That is: if somewhere in the code I am able to say Activator.CreateInstance<Foo>() – why don’t I just say new Foo() in the first place? What I’d find more useful is something like this:

   1: public static T InstantiateAs<T>(this Type type) {
   2:   return (T) type.Instantiate();
   3: }
   4:  
   5: public static object Instantiate(this Type type) {
   6:   return Activator.CreateInstance(type);
   7: }

So you could say:

   1: Type type = ReadSomeTypeFromConfig(); // returns e.g. typeof(ServiceImpl)
   2: IService myService = type.InstantiateAs<IService>();

And likewise add overloads that accept constructor arguments.

ValidationExtensions

This class contains extension methods such as IsNull or IsNotNull – which I don’t like at all as explained above.

Additionally, you’ll find assertion methods like

   1: public static void AssertParameterNotNull(this object value, 
   2:                                           string message, 
   3:                                           string name)

It’s probably a matter of taste whether you like it or not. Again, I prefer a more explicit way. I prefer not to allow method calls on possible null-values and go with:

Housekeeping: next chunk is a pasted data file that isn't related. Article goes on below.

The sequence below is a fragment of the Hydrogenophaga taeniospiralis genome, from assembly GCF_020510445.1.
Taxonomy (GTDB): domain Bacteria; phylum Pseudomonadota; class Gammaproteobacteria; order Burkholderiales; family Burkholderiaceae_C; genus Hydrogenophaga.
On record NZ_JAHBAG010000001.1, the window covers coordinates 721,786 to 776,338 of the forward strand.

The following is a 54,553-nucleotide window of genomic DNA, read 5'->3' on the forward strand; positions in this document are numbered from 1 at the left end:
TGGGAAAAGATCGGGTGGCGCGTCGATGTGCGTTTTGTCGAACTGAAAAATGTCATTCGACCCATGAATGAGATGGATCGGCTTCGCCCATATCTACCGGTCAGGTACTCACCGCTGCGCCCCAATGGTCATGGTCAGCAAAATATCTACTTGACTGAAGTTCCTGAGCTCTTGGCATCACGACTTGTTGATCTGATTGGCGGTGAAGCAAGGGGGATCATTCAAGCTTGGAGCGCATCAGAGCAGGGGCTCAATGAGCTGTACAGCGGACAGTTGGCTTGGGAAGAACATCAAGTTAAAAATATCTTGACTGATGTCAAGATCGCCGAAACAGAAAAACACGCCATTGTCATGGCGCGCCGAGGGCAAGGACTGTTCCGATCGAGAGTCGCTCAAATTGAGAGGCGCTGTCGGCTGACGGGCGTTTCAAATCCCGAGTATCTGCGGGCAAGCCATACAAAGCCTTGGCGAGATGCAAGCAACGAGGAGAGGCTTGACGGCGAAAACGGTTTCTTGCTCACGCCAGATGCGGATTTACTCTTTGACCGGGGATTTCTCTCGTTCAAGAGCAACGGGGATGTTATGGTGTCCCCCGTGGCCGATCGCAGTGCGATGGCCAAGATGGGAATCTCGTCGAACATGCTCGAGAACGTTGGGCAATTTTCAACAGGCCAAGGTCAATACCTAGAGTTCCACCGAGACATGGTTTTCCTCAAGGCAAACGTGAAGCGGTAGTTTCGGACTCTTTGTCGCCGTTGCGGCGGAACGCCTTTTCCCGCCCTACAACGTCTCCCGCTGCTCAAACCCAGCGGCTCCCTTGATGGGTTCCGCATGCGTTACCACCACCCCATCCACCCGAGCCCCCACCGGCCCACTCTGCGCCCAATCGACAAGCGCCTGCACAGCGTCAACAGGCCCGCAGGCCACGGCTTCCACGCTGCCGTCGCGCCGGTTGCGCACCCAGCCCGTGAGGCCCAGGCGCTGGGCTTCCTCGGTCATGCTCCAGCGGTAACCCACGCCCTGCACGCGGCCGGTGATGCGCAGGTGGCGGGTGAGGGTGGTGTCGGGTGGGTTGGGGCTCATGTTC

1: Assert.ArgumentIsNotNull(theArgument, "theArgument", "Boy, that arg can't be null!")

Then we have AssertEquals which is supposed to be used like this:

   1: someValue.AssertEquals<MyException>(someOtherValue, "Some message");

That is, MyException is thrown if someValue does not equal someOtherValue. I can’t help it, it feels weird.

Next one:

   1: public static bool IsEmpty(this string value)
   2: public static bool IsNotEmpty(this string value)

Looks reasonable, doesn’t it? The problem with these methods is that their names are very misleading:

   1: /// <summary>
   2: /// Tests if the string is empty.
   3: /// </summary>
   4: /// <param name="value">The string to test.</param>
   5: /// <returns>True if the string is empty.</returns>